Scholars disagree over who exactly the son of man figure is in Daniel’s vision. Is he a supernatural being—a great angel like Michael? A human individual, perhaps a messiah? Or is he a symbolic person representing the suffering saints of the Most High? I lean strongly towards the latter interpretation because it fits the story that is being told. But I would also argue that the story being told, whether here in Daniel, or in 1 Enoch, or in the Synoptic Gospels, is much more important than we generally suppose.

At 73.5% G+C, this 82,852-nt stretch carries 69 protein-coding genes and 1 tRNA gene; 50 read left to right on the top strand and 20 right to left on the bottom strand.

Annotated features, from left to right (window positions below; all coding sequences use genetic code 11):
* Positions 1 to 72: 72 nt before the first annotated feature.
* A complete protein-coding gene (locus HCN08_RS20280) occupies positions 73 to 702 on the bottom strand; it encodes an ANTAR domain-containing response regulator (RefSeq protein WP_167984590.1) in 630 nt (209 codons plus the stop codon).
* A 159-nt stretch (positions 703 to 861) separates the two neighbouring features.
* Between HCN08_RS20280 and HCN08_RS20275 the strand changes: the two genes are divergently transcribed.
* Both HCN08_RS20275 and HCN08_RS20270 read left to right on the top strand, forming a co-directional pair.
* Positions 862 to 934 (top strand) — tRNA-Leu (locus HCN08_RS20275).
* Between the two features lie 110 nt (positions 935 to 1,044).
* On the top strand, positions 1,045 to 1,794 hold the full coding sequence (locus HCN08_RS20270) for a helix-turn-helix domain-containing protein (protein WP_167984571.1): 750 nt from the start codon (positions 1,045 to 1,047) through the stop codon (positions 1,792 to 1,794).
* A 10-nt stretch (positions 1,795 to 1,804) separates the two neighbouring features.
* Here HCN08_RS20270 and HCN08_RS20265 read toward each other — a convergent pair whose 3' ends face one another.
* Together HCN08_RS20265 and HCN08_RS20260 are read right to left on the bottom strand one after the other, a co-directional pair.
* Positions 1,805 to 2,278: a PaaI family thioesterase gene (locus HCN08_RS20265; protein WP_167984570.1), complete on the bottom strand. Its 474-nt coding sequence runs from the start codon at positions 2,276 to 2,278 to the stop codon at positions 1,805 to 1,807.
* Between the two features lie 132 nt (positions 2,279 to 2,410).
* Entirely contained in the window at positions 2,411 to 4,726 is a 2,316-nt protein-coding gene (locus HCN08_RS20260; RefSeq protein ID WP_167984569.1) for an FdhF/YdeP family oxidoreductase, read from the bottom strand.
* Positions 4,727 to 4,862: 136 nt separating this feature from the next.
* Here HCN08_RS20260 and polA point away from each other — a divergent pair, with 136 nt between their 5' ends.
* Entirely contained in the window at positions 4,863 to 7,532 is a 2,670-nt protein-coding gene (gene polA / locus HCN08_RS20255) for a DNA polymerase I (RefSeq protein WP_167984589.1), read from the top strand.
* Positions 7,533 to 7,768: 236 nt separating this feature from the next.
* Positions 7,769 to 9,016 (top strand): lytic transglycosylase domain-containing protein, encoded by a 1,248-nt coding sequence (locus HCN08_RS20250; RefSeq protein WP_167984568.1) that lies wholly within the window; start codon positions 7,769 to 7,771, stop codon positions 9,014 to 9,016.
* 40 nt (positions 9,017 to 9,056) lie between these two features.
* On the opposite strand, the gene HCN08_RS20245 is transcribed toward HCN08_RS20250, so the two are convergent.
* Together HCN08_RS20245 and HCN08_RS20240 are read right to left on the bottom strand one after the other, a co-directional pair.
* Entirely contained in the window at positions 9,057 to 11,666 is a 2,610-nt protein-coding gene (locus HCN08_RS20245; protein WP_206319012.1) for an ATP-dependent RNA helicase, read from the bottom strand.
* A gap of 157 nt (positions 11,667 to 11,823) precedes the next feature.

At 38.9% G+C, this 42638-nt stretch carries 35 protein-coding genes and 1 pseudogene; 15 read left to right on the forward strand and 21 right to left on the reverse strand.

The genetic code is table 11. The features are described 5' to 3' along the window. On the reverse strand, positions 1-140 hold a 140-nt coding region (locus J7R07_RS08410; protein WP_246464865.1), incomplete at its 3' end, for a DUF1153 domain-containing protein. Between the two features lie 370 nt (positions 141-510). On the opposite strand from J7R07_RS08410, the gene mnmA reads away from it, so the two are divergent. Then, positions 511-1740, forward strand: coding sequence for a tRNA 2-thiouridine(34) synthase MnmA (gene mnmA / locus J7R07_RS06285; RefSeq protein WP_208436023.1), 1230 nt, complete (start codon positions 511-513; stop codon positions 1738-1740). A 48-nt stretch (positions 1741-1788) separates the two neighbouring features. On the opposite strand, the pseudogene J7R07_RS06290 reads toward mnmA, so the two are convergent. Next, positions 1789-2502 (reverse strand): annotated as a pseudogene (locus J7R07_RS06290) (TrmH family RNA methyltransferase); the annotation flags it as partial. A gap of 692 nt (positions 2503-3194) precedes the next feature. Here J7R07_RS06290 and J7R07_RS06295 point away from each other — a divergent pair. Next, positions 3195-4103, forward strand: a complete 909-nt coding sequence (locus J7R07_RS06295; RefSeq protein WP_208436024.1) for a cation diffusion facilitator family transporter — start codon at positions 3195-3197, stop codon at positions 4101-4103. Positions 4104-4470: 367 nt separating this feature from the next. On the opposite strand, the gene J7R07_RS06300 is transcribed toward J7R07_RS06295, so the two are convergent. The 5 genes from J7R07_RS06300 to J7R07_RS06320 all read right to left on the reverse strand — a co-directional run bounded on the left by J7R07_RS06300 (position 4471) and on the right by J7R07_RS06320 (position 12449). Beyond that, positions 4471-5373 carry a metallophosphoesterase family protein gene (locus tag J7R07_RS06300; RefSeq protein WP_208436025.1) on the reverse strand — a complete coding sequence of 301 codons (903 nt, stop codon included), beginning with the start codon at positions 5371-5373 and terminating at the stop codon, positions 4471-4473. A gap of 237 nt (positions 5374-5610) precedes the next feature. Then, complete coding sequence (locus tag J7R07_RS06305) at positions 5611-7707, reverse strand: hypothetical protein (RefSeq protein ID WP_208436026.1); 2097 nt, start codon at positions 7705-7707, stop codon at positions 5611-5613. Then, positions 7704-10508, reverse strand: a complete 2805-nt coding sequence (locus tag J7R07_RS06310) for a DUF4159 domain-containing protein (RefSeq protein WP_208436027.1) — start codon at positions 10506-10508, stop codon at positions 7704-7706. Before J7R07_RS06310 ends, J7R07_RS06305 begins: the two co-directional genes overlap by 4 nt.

The four destructive beasts which emerge from the sea are, according to the interpreting angel, four kingdoms (Dan. 7:15 LXX). The little horn which appears on the head of the fourth beast is a particularly nasty king. He will “speak words against the Most High”; he will make war against the “holy ones of the Most High” and rout them; he will seek to suppress the Law (7:21, 25 LXX). But the “ancient of days” will sit in judgment. The beast will be destroyed, and the verdict will be given for the “holy people (laōi hagiōi) of the Most High”; and “the holy ones gained possession of the seat of empire (basileion)” (7:22, 27 NETS).